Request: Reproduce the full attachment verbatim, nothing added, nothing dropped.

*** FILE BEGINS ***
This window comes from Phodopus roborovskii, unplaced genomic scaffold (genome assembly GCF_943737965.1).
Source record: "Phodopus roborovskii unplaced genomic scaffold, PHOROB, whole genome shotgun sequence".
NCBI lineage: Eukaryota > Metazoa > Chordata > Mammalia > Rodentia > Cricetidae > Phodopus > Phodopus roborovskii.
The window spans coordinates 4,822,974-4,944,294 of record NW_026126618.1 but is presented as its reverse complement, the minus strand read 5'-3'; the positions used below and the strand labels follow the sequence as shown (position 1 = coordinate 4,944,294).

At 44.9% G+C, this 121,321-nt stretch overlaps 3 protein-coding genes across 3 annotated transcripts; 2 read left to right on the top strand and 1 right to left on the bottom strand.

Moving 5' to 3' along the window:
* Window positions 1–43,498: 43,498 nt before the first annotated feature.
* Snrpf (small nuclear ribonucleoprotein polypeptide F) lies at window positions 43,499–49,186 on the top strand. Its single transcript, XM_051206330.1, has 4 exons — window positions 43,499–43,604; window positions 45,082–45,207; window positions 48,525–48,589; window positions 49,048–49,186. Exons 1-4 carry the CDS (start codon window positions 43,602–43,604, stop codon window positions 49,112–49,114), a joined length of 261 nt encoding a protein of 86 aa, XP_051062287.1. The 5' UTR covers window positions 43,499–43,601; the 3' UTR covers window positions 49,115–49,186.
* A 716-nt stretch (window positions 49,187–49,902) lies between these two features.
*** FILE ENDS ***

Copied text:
This window comes from Phodopus roborovskii, unplaced genomic scaffold (genome assembly GCF_943737965.1).
Source record: "Phodopus roborovskii unplaced genomic scaffold, PHOROB, whole genome shotgun sequence".
NCBI lineage: Eukaryota > Metazoa > Chordata > Mammalia > Rodentia > Cricetidae > Phodopus > Phodopus roborovskii.
The window spans coordinates 4,822,974-4,944,294 of record NW_026126618.1 but is presented as its reverse complement, the minus strand read 5'-3'; the positions used below and the strand labels follow the sequence as shown (position 1 = coordinate 4,944,294).

At 44.9% G+C, this 121,321-nt stretch overlaps 3 protein-coding genes across 3 annotated transcripts; 2 read left to right on the top strand and 1 right to left on the bottom strand.

Moving 5' to 3' along the window:
* Window positions 1–43,498: 43,498 nt before the first annotated feature.
* Snrpf (small nuclear ribonucleoprotein polypeptide F) lies at window positions 43,499–49,186 on the top strand. Its single transcript, XM_051206330.1, has 4 exons — window positions 43,499–43,604; window positions 45,082–45,207; window positions 48,525–48,589; window positions 49,048–49,186. Exons 1-4 carry the CDS (start codon window positions 43,602–43,604, stop codon window positions 49,112–49,114), a joined length of 261 nt encoding a protein of 86 aa, XP_051062287.1. The 5' UTR covers window positions 43,499–43,601; the 3' UTR covers window positions 49,115–49,186.
* A 716-nt stretch (window positions 49,187–49,902) lies between these two features.